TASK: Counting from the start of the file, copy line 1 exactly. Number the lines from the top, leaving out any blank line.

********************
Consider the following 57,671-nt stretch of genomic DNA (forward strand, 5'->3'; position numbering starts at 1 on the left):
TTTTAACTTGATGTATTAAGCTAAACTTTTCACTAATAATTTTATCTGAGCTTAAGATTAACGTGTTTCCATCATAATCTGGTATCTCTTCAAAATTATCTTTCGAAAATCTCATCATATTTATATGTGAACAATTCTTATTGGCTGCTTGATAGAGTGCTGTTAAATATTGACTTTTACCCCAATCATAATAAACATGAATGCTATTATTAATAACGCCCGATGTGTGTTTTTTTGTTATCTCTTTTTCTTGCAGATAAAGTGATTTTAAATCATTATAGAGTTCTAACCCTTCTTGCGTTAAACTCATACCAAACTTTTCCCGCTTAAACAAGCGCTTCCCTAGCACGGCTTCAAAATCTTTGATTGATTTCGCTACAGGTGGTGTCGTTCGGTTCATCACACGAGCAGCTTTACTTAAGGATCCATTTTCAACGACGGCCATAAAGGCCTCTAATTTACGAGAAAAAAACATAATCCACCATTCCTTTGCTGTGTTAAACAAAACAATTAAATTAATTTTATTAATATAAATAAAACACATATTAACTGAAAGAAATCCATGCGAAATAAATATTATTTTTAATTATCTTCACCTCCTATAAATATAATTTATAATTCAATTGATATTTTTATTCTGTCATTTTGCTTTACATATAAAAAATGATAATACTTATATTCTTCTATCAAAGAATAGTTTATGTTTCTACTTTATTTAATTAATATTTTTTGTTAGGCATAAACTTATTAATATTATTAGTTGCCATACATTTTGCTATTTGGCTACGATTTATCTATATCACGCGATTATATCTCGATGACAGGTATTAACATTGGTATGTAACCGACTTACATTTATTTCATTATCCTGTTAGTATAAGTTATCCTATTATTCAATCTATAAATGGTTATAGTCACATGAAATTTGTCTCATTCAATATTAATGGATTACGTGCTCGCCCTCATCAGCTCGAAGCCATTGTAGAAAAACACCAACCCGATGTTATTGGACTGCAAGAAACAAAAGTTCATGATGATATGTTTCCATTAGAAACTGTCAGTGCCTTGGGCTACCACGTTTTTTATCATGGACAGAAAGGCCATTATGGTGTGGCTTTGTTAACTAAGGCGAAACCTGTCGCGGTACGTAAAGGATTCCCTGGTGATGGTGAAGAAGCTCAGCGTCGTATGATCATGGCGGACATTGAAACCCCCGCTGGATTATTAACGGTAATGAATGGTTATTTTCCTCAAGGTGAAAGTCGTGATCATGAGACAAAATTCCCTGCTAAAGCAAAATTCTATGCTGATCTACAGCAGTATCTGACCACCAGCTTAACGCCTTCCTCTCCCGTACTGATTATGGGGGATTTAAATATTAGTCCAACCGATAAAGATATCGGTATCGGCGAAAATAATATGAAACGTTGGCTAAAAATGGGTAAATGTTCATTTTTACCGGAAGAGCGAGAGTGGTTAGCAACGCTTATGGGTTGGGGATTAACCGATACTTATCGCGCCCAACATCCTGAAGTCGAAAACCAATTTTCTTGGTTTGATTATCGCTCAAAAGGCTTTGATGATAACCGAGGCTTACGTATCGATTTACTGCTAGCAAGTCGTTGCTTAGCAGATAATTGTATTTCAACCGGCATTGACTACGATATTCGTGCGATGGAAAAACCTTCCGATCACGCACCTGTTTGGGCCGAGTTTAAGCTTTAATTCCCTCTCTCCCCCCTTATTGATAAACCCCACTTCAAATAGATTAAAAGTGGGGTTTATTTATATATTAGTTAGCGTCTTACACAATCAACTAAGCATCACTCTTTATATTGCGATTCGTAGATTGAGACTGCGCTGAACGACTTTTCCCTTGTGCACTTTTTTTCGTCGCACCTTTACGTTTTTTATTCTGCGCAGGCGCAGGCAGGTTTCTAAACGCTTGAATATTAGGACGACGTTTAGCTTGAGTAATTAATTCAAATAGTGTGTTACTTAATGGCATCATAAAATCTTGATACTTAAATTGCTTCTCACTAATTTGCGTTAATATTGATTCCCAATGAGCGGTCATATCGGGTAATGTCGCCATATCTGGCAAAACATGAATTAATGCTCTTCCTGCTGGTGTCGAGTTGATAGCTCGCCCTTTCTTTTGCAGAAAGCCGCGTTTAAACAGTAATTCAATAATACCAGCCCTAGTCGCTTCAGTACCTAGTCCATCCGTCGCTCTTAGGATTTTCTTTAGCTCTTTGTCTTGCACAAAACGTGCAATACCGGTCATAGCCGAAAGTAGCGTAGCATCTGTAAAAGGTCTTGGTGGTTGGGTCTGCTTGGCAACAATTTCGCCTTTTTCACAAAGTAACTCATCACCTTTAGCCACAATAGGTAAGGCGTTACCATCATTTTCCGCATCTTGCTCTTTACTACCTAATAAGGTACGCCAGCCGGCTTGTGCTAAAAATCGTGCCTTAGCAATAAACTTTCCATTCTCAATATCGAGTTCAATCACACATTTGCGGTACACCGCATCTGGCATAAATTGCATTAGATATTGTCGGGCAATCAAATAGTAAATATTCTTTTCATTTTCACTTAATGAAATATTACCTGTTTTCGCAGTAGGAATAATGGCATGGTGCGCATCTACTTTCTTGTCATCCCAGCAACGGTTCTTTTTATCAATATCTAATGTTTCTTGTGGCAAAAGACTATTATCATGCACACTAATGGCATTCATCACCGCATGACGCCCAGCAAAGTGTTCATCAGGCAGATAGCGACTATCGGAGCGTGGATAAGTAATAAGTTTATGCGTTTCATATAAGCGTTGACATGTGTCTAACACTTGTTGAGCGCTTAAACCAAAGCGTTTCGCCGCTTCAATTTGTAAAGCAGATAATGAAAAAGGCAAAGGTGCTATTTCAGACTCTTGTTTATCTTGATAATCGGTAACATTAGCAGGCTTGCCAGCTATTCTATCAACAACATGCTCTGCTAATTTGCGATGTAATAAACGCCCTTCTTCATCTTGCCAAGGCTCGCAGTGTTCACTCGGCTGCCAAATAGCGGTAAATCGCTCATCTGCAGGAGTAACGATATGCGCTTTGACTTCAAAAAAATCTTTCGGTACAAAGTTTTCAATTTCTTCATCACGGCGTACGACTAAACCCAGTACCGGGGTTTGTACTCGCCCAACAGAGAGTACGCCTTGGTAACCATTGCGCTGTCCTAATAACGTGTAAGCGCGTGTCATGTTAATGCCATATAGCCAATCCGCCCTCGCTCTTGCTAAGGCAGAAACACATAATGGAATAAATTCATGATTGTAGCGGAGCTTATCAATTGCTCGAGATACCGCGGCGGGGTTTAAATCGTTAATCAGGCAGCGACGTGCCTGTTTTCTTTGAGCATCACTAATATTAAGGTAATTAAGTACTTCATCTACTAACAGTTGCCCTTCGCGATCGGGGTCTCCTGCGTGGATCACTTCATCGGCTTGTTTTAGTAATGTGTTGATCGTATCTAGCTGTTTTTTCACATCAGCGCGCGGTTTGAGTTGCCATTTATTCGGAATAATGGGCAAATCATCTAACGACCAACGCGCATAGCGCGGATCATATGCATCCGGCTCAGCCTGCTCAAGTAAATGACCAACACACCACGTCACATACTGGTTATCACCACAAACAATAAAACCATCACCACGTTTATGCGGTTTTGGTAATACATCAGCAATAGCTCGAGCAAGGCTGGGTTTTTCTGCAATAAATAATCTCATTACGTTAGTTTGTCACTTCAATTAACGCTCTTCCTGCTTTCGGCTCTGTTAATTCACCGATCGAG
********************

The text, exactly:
Consider the following 57,671-nt stretch of genomic DNA (forward strand, 5'->3'; position numbering starts at 1 on the left):